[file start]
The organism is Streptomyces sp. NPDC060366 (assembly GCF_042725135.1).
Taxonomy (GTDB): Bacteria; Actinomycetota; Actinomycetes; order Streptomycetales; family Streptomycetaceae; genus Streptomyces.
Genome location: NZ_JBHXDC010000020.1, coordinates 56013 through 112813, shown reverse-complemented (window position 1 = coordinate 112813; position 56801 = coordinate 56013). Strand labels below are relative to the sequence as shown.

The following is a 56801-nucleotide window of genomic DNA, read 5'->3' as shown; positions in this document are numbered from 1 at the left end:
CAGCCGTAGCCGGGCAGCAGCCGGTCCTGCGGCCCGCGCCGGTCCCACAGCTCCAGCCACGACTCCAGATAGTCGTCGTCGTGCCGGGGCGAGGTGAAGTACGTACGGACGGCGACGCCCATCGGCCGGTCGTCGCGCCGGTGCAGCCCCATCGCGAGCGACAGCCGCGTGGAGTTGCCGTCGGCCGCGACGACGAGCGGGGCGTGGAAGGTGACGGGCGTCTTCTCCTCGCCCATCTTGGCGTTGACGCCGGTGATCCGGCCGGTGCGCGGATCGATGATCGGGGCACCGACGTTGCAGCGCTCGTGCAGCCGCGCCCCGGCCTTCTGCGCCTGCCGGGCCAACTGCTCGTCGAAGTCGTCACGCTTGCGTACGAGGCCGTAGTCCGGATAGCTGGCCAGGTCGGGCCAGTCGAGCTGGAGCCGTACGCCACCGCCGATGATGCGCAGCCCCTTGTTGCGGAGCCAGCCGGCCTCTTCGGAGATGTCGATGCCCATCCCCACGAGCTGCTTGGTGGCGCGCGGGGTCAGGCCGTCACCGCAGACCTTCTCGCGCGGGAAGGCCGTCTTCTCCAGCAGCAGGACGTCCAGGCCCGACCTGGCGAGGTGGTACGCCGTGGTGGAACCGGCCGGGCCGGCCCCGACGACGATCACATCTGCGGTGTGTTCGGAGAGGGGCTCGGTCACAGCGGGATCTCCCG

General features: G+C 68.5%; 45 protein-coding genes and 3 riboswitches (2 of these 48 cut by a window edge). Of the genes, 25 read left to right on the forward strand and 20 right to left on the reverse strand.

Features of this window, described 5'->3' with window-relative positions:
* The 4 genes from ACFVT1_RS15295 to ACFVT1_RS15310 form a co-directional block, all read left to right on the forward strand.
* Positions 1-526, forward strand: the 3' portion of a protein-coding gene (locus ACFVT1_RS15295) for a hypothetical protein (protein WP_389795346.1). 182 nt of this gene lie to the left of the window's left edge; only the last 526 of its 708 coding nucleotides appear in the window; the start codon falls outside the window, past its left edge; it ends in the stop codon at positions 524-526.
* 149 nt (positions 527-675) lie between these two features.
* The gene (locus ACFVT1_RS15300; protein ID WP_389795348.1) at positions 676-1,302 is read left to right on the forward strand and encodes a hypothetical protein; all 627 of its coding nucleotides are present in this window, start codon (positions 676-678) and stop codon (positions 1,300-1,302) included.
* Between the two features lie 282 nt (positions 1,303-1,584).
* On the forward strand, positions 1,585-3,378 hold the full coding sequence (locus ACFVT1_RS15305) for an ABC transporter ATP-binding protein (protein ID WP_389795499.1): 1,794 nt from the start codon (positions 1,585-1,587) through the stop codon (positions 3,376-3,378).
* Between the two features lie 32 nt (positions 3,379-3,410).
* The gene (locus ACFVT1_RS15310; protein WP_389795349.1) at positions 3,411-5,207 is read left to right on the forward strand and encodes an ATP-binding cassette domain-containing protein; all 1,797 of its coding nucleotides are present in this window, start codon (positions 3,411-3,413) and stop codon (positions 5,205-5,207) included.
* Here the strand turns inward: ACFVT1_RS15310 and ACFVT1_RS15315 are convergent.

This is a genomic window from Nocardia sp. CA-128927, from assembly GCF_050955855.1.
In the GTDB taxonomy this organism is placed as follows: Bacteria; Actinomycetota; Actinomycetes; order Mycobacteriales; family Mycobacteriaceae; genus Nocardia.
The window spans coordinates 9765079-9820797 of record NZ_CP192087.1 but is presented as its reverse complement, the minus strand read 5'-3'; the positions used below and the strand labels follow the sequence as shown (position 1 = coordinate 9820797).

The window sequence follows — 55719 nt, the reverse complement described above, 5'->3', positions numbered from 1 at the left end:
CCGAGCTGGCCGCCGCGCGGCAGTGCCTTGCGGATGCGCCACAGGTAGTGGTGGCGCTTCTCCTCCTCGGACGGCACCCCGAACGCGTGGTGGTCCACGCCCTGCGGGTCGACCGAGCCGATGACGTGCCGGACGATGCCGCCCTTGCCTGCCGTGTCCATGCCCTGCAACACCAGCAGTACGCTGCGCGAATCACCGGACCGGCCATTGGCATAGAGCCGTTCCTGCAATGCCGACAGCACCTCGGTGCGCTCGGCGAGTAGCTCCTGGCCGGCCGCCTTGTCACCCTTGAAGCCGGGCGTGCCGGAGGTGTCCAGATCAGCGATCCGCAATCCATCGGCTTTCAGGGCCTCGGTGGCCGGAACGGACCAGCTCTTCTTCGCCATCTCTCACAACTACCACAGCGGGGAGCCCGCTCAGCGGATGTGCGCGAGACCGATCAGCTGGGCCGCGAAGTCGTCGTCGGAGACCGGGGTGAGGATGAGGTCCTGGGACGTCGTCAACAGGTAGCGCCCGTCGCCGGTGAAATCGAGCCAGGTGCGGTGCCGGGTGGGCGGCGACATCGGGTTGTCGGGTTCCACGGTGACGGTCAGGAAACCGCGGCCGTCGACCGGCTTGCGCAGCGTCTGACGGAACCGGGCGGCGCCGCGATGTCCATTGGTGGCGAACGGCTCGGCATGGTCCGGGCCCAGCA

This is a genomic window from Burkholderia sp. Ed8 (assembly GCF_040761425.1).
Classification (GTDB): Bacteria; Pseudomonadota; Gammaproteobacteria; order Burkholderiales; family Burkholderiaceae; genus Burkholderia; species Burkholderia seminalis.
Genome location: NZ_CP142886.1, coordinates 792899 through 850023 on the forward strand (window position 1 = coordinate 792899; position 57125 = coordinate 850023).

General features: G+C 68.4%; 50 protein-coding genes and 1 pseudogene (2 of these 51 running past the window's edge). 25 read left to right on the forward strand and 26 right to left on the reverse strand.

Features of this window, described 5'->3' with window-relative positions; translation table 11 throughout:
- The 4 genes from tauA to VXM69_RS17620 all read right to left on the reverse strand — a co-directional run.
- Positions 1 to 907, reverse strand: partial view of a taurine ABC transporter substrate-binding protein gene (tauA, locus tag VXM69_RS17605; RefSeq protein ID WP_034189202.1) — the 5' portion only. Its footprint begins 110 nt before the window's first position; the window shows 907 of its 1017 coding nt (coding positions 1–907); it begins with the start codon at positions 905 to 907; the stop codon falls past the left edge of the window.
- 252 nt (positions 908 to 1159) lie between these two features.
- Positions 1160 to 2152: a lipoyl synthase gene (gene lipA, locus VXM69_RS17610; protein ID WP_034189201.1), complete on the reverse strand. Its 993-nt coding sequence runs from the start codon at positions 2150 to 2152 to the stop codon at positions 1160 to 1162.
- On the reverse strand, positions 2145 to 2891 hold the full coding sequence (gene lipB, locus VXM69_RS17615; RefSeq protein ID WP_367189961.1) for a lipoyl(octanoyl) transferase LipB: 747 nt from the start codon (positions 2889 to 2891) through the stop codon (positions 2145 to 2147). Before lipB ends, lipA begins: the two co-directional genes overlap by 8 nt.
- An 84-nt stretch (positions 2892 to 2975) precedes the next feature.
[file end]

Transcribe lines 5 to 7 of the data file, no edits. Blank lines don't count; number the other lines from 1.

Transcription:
CAGCCGTAGCCGGGCAGCAGCCGGTCCTGCGGCCCGCGCCGGTCCCACAGCTCCAGCCACGACTCCAGATAGTCGTCGTCGTGCCGGGGCGAGGTGAAGTACGTACGGACGGCGACGCCCATCGGCCGGTCGTCGCGCCGGTGCAGCCCCATCGCGAGCGACAGCCGCGTGGAGTTGCCGTCGGCCGCGACGACGAGCGGGGCGTGGAAGGTGACGGGCGTCTTCTCCTCGCCCATCTTGGCGTTGACGCCGGTGATCCGGCCGGTGCGCGGATCGATGATCGGGGCACCGACGTTGCAGCGCTCGTGCAGCCGCGCCCCGGCCTTCTGCGCCTGCCGGGCCAACTGCTCGTCGAAGTCGTCACGCTTGCGTACGAGGCCGTAGTCCGGATAGCTGGCCAGGTCGGGCCAGTCGAGCTGGAGCCGTACGCCACCGCCGATGATGCGCAGCCCCTTGTTGCGGAGCCAGCCGGCCTCTTCGGAGATGTCGATGCCCATCCCCACGAGCTGCTTGGTGGCGCGCGGGGTCAGGCCGTCACCGCAGACCTTCTCGCGCGGGAAGGCCGTCTTCTCCAGCAGCAGGACGTCCAGGCCCGACCTGGCGAGGTGGTACGCCGTGGTGGAACCGGCCGGGCCGGCCCCGACGACGATCACATCTGCGGTGTGTTCGGAGAGGGGCTCGGTCACAGCGGGATCTCCCG

General features: G+C 68.5%; 45 protein-coding genes and 3 riboswitches (2 of these 48 cut by a window edge). Of the genes, 25 read left to right on the forward strand and 20 right to left on the reverse strand.

Features of this window, described 5'->3' with window-relative positions: